Air Arms S200 MK3
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- Last updated: 05/10/2020
The S200 has been a huge success for Air Arms. Yes, it seemed out of the blue, from CZ Brno they brought us an accurate, lightweight and affordable PCP that suited smaller stature shooters. When launched nobody could disagree with certain elements; the stunning accuracy potential, affordability and ease of use. Even so, many like myself felt it looked a tad ‘flimsy’ for heavy-duty hunting and thought it better suited junior shots, dedicated plinkers or those looking for an introductory rifle for FT/ HFT. However, Air Arms have upgraded the stock and offer an aftermarket, retrofit, 10-shot magazine system. The S200 now takes on an individual identity that’s well worth investigating.
The Minelli manufactured ambidextrous beech stock is unique looking, has a mid to dark-brown stain and appealing grain. There’s no conventional cheekpiece as such, rather a straight raised comb, which makes for a surprisingly suitable headrest. This is neatly finished with a slim, black, rubber butt pad. The steep drop down flat-sided pistol grip allows for a thumb up or over hold thanks to the very exaggerated scalloping above, plus it has a nifty little thumb rest incorporated into the design. This unusual but useful shape at the neck gives a very comfortable and stable hold.
There are generously sized single panels of stippling applied on either side of the pistol grip which are a useful addition due to the stock being so slim. The equally skinny forend is quite lengthy in relation to the rifle but due to its overall size offers enough wood for even adults to achieve a comfortable leading handhold. The underside is nicely rounded but in the hold, the rifle does tend to feel overly slim. The stock tends to make the rifle feel a tad ‘junior’ but in its defence, it does manage to allow the S200 to handle and balance remarkably well. In fact, it used to come with a two-part stock so in that respect the full piece furniture it now wears is head and shoulders over the original.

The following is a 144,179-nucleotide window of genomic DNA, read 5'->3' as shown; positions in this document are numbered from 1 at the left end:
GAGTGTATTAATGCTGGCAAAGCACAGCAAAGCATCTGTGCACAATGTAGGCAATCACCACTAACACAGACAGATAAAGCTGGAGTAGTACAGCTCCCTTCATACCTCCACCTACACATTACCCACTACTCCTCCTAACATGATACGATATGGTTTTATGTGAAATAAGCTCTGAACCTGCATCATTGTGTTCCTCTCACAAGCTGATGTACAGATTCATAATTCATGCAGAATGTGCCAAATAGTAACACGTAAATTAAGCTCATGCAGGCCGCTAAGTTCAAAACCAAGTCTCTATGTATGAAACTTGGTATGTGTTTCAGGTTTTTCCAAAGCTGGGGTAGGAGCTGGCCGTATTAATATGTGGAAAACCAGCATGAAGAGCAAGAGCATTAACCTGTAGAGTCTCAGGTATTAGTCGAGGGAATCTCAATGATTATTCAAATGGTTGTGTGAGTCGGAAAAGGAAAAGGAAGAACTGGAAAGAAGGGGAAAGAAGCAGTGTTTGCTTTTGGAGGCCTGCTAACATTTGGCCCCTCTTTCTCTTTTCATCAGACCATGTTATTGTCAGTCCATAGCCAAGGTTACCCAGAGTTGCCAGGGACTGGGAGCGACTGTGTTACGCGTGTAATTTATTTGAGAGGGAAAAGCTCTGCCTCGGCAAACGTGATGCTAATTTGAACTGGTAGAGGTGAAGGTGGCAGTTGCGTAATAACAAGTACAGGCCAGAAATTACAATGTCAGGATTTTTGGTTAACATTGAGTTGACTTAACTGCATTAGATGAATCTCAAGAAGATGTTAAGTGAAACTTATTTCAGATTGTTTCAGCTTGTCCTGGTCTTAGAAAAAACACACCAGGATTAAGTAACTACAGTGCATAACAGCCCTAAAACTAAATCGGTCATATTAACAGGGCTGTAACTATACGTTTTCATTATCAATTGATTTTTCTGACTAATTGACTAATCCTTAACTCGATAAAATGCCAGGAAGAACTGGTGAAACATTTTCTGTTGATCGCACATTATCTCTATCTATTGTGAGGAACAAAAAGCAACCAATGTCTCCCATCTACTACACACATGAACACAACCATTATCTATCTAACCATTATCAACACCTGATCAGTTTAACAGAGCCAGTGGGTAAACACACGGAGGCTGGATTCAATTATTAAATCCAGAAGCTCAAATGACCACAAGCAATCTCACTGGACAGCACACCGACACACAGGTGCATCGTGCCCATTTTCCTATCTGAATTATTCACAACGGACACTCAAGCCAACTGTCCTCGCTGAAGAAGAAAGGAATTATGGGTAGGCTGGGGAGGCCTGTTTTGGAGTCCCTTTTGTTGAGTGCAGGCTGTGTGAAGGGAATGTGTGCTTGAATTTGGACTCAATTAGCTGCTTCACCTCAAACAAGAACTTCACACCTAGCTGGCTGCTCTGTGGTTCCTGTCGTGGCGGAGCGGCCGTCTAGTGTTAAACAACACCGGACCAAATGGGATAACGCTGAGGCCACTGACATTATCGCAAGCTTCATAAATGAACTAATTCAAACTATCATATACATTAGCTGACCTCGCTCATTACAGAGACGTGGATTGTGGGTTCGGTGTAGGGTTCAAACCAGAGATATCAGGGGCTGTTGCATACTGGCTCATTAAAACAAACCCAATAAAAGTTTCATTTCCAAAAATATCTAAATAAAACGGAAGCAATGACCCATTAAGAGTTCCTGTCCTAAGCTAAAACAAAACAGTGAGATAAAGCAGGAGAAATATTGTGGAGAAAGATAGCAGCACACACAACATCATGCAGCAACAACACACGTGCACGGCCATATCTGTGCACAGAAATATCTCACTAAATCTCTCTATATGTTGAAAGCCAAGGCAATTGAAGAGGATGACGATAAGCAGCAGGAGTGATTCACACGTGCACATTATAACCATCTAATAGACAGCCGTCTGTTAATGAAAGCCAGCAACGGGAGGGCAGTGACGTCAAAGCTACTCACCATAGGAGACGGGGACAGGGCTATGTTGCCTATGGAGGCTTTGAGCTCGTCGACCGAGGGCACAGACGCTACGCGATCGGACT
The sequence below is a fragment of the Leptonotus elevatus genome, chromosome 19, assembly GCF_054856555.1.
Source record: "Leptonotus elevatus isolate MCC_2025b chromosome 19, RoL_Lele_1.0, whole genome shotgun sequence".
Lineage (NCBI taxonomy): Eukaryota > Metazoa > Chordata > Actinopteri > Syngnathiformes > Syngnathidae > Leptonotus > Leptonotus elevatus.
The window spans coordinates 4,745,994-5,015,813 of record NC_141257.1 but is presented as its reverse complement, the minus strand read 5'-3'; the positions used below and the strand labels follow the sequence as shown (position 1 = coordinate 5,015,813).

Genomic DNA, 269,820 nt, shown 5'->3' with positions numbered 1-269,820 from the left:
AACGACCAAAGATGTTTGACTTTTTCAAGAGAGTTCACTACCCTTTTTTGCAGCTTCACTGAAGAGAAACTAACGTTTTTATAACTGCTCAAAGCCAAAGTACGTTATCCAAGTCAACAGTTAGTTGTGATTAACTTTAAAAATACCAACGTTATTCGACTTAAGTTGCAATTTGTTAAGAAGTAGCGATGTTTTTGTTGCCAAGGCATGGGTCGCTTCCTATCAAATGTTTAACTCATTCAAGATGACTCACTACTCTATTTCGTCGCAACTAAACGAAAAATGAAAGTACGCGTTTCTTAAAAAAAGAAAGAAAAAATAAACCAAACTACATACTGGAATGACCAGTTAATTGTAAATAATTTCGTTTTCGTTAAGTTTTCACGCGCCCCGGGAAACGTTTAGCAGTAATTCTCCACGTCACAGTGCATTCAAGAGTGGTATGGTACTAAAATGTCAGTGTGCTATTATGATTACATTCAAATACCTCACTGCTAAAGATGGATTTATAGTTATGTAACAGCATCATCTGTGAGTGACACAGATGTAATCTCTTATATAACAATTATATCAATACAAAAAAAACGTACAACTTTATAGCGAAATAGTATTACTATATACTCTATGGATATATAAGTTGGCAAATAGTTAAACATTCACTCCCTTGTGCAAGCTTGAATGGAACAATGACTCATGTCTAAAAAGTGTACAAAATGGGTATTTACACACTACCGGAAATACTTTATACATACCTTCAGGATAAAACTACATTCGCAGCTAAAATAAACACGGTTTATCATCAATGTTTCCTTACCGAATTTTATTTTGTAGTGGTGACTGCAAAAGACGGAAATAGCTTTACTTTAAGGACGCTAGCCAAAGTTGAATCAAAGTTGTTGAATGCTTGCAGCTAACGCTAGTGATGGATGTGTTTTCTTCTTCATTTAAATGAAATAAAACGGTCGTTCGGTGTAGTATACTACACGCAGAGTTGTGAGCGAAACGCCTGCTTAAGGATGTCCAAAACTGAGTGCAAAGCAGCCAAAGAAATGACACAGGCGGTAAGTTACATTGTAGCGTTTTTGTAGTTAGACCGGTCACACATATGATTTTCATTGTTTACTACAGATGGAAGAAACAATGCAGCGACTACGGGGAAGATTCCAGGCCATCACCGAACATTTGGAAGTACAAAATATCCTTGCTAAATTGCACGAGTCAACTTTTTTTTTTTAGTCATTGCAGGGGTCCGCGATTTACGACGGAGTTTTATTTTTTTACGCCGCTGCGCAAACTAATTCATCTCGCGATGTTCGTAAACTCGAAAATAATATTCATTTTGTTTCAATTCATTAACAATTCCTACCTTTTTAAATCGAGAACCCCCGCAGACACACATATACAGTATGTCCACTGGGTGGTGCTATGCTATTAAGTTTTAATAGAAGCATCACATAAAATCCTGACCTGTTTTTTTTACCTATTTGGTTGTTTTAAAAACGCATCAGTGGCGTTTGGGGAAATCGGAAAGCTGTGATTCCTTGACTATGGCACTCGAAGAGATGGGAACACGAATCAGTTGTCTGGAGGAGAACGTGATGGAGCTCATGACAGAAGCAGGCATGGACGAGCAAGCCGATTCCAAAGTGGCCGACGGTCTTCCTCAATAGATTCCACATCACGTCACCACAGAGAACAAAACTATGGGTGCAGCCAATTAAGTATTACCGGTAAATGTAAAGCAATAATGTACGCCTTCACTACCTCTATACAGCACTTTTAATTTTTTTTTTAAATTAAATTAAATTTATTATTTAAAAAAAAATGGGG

There are two methods of charging this rifle - either by the connection point under the screw-on dust cover or by simply unscrewing the whole reservoir and replacing it with a pre-filled one. This is a ‘leftover’ from the S200’s target origins.
Once the cap at the front of the air reservoir is unscrewed it reveals the safe and familiar fill point Air Arms use for all of their PCP’s. This being a chunky stainless steel fill valve housing with a ‘T’ bar shape securing point for the brass push over fill adaptor to securely mate up with. The rifle takes a 190bar fill which will give 45+ full power shots in the small calibre and 55+ shots in .22 (on test).
Now, in the past, I’ve bemoaned that loading the single-shot version of the S200 was a tad fiddly due to it having a relatively narrow/ short loading channel. Obviously that’s not the case if you fit the company’s 10-shot magazine conversion. The S200 does not come from the factory with the multi-shot unit fitted, the retrofit kit has to be purchased separately and costs £99.
On reading the comprehensive instructions included with the kit, using the Allen keys supplied and a crosshead screwdriver, I had the single turned into a multi in approximately 15mins, and it worked a treat straight from the off.
So, quite frankly, follow the instructions and fitting the mechanism is within the capability of even the most hesitant DIY-er. If unsure though, any reputable airgun-smith will gladly oblige!
So back to the rifle and how it operates as a multi-shot. Here you’ll notice a difference from most other magazine fed rifles as the removable inner alloy drum that holds the pellets needs to be fitted into the rifle in a certain way. There’s a key slot machined through the inner rear-facing spigot of the magazine which needs to be lined up to slide over the ‘key’ in the body of the magazine housing. Once you’ve loaded 10-pellets into the magazine (with the spigot facing you), ensure the rifle’s small blacked ballended cocking bolt is turned up and pulled fully rearward where it locks in place. Then line up the slot with key and slide the magazine into the housing. Push the bolt forward and a pellet is probed out of the magazine straight into the breech. At this stage, the rifle is cocked and loaded.